- S. G. Morrison, J. J. Dominguez, P. Frascarolo, and S. Reiz, “A comparison of the electrocardiographic cardiotoxic effects of racemic bupivacaine, levobupivacaine, and ropivacaine in anesthetized swine,” Anesthesia and Analgesia, vol. 90, no. 6, pp. 1308–1314, 2000.
- Y. F. Huang, M. E. Pryor, L. E. Mather, and B. T. Veering, “Cardiovascular and central nervous system effects of intravenous levobupivacaine and bupivacaine in sheep,” Anesthesia and Analgesia, vol. 86, no. 4, pp. 797–804, 1998.
- A. G. L. Burm, A. D. van der Meer, J. W. van Kleef, P. W. M. Zeijlmans, and K. Groen, “Pharmacokinetics of the enantiomers of bupivacaine following intravenous administration of the racemate,” The British Journal of Clinical Pharmacology, vol. 38, no. 2, pp. 125–129, 1994.
- C. Glaser, P. Marhofer, G. Zimpfer et al., “Levobupivacaine versus racemic bupivacaine for spinal anesthesia,” Anesthesia and Analgesia, vol. 94, no. 1, pp. 194–198, 2002.
- F. Fattorini, Z. Ricci, A. Rocco, R. Romano, M. A. Pascarella, and G. Pinto, “Levobupivacaine versus racemic bupivacaine for spinal anaesthesia in orthopaedic major surgery,” Minerva Anestesiologica, vol. 72, no. 7-8, pp. 637–644, 2006.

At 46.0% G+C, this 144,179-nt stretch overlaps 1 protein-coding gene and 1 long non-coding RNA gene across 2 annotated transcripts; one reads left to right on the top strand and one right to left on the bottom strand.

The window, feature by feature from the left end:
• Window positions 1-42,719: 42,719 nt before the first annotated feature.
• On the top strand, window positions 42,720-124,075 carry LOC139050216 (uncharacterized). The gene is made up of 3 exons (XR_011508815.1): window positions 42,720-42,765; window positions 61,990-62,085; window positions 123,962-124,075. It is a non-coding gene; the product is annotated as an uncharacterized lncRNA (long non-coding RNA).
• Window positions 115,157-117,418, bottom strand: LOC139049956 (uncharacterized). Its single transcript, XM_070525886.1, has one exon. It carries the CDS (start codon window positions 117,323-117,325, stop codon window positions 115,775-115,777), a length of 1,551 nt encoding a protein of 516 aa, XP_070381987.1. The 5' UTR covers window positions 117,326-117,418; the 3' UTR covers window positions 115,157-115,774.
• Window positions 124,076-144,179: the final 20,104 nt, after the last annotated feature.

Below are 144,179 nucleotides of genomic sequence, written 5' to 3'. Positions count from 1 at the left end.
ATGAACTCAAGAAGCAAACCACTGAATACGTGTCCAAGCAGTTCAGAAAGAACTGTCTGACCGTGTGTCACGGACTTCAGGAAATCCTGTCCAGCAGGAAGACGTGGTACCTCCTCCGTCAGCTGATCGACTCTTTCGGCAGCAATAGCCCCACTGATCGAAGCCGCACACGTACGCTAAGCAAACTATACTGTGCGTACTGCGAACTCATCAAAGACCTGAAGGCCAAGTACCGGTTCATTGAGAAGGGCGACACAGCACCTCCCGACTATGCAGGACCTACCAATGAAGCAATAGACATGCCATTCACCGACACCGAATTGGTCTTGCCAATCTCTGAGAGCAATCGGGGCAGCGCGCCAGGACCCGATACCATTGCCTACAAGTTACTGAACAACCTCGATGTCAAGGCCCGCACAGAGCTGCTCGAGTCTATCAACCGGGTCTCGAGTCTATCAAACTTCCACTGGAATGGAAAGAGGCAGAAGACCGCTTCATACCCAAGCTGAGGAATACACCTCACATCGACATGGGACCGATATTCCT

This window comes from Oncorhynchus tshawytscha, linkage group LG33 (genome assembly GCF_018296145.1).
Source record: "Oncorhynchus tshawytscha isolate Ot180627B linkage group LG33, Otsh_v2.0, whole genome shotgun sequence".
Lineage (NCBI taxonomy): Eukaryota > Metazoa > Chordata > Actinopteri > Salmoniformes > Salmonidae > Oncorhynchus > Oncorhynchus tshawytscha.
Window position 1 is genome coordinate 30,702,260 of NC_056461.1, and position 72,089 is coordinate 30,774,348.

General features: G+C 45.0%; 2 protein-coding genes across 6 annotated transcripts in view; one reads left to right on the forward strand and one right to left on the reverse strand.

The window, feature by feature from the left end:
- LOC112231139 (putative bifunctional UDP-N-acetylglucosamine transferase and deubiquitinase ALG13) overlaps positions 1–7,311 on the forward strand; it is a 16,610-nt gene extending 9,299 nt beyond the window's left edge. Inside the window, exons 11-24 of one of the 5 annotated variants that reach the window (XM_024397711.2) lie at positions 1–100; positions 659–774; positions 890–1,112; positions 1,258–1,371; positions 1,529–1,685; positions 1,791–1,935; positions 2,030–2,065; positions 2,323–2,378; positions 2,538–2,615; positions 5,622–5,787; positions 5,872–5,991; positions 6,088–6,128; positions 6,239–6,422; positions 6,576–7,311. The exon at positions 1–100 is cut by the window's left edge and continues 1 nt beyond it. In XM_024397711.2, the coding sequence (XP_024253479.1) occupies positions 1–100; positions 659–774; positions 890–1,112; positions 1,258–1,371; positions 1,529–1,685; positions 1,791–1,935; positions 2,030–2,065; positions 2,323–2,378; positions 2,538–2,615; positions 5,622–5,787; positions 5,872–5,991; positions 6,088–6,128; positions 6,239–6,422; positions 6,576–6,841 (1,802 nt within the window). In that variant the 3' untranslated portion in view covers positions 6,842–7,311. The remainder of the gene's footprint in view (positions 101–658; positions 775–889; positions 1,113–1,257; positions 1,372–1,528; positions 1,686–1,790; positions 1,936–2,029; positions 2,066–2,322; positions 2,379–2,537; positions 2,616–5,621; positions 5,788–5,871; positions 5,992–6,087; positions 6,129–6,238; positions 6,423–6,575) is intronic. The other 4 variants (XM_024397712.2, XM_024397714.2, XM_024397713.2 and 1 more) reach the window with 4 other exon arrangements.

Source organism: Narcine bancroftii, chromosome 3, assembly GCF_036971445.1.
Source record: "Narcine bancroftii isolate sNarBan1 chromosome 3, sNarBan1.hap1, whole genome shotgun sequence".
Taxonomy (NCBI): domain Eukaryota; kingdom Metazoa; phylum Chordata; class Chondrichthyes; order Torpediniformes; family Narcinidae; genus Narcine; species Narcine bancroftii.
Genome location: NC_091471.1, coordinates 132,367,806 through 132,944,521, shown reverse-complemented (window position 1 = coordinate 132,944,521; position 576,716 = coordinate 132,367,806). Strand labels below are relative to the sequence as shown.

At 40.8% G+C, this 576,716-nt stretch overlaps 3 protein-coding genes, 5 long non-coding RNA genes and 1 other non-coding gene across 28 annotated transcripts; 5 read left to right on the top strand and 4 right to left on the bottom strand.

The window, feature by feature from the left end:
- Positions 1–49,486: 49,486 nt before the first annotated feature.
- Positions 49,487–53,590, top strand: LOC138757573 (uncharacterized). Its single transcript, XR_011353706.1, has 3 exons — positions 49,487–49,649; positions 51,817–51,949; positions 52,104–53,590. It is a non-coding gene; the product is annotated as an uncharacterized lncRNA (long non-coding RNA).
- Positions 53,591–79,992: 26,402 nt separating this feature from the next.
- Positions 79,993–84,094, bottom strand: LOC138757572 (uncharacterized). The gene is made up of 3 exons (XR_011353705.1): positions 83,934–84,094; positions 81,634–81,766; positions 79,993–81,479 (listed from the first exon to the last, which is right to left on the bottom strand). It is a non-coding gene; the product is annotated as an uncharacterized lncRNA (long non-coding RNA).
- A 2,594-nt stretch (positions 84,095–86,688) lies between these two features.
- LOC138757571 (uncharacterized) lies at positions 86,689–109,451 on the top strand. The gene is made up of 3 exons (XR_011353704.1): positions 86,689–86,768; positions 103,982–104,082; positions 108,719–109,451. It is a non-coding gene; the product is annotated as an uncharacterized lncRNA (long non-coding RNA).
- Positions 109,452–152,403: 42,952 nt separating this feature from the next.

- Y. Y. Lee, K. Muchhal, and C. K. Chan, “Levobupivacaine versus racemic bupivacaine in spinal anaesthesia for urological surgery,” Anaesthesia and Intensive Care, vol. 31, no. 6, pp. 637–641, 2003.
- O. Vanna, L. Chumsang, and S. Thongmee, “Levobupivacaine and bupivacaine in spinal anesthesia for transurethral endoscopic surgery,” Journal of the Medical Association of Thailand, vol. 89, no. 8, pp. 1133–1139, 2006.
- O. Cuvas, A. E. Er, E. Ongen, and H. Basar, “Spinal anesthesia for transurethral resection operations: bupivacaine versus levobupivacaine,” Minerva Anestesiologica, vol. 74, no. 12, pp. 697–701, 2008.
- T. Sathitkarnmanee, C. Thongrong, S. Tribuddharat, M. Thananun, K. Palachewa, and R. Kamhom, “A comparison of spinal isobaric levobupivacaine and racemic bupivacaine for lower abdominal and lower extremity surgery,” Journal of the Medical Association of Thailand, vol. 94, no. 6, pp. 716–720, 2011.